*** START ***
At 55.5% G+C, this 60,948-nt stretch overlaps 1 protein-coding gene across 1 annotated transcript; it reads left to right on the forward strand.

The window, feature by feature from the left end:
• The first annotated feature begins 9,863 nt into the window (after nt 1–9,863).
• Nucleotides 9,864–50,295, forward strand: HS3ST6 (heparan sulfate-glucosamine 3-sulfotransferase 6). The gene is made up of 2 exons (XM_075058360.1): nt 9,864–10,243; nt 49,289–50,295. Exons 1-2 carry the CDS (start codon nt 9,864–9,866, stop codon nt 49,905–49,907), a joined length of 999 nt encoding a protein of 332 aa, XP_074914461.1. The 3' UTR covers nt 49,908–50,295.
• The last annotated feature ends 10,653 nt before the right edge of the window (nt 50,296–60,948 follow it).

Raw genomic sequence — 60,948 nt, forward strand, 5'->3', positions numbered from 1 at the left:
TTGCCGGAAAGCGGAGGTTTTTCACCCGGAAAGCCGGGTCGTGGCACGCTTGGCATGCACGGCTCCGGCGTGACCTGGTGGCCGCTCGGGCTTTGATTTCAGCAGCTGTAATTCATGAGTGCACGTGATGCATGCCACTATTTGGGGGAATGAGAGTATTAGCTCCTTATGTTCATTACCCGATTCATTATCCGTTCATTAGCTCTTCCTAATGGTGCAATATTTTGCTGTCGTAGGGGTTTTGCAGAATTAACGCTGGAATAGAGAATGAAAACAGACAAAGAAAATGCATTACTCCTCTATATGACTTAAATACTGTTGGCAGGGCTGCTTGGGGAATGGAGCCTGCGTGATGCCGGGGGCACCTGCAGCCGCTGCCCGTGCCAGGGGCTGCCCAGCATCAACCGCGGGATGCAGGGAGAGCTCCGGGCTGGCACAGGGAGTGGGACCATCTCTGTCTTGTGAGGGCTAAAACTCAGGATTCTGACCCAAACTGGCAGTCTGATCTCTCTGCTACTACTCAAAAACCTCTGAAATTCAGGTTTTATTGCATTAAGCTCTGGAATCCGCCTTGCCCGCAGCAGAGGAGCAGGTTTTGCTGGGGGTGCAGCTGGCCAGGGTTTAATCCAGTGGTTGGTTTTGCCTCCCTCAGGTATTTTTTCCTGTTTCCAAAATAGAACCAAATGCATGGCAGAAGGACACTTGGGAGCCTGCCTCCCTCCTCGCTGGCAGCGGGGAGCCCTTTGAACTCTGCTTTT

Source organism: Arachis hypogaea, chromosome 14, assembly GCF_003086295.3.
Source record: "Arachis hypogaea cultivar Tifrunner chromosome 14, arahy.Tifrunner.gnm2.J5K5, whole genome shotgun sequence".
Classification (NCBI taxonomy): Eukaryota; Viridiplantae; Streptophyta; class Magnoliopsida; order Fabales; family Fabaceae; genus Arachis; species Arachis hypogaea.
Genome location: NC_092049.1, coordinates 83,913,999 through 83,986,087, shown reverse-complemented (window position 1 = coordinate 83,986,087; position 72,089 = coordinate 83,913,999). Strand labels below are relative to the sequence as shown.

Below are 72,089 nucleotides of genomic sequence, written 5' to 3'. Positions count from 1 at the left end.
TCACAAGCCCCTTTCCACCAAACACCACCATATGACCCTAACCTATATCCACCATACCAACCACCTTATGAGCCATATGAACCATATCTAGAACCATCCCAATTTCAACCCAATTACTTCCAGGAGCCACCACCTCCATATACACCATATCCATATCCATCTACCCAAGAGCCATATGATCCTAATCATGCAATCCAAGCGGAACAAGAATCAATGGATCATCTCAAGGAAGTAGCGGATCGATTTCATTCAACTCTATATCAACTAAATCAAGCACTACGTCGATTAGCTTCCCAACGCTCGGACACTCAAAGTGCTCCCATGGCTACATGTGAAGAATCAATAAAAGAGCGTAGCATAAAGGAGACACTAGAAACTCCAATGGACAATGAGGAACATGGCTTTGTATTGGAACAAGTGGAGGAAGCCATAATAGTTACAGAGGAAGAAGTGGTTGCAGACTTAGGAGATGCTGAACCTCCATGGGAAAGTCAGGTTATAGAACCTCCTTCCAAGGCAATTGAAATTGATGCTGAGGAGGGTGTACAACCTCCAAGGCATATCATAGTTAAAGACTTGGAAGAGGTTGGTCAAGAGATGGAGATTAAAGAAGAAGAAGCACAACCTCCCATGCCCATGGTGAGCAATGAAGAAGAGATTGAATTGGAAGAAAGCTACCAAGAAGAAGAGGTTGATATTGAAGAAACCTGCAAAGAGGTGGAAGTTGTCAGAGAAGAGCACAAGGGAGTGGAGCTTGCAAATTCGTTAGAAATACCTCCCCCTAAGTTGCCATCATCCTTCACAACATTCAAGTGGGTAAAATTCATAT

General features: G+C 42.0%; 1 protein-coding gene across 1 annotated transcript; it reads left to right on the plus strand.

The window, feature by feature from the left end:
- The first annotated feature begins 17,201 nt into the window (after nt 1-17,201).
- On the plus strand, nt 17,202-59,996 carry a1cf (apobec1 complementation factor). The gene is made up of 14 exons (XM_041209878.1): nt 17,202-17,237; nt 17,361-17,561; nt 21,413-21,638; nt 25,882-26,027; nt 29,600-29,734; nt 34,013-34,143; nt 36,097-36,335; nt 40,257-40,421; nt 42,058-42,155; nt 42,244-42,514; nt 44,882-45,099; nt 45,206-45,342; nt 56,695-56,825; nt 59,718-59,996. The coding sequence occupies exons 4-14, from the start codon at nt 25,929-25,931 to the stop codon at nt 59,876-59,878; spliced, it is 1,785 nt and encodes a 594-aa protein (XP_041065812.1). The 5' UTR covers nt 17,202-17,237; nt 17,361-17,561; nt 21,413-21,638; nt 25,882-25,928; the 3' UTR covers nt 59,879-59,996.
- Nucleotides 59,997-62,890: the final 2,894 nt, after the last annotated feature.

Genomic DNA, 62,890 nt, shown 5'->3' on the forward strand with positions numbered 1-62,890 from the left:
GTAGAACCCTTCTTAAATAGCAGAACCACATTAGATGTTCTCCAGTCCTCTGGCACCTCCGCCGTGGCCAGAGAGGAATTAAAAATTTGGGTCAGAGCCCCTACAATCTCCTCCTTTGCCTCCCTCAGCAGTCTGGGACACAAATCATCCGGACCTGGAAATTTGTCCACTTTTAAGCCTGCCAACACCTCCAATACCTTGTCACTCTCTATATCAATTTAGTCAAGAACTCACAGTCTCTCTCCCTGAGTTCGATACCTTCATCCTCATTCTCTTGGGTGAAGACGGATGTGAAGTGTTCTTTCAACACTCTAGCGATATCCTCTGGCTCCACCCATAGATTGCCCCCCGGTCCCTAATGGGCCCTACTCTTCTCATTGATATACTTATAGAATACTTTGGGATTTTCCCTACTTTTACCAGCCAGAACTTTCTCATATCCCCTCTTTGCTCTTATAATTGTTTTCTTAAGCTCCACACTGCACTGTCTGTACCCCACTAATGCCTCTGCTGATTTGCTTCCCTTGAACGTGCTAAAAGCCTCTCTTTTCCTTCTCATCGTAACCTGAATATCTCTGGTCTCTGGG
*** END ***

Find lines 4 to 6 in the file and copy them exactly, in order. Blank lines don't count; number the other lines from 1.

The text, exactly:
• Nucleotides 9,864–50,295, forward strand: HS3ST6 (heparan sulfate-glucosamine 3-sulfotransferase 6). The gene is made up of 2 exons (XM_075058360.1): nt 9,864–10,243; nt 49,289–50,295. Exons 1-2 carry the CDS (start codon nt 9,864–9,866, stop codon nt 49,905–49,907), a joined length of 999 nt encoding a protein of 332 aa, XP_074914461.1. The 3' UTR covers nt 49,908–50,295.
• The last annotated feature ends 10,653 nt before the right edge of the window (nt 50,296–60,948 follow it).

Raw genomic sequence — 60,948 nt, forward strand, 5'->3', positions numbered from 1 at the left: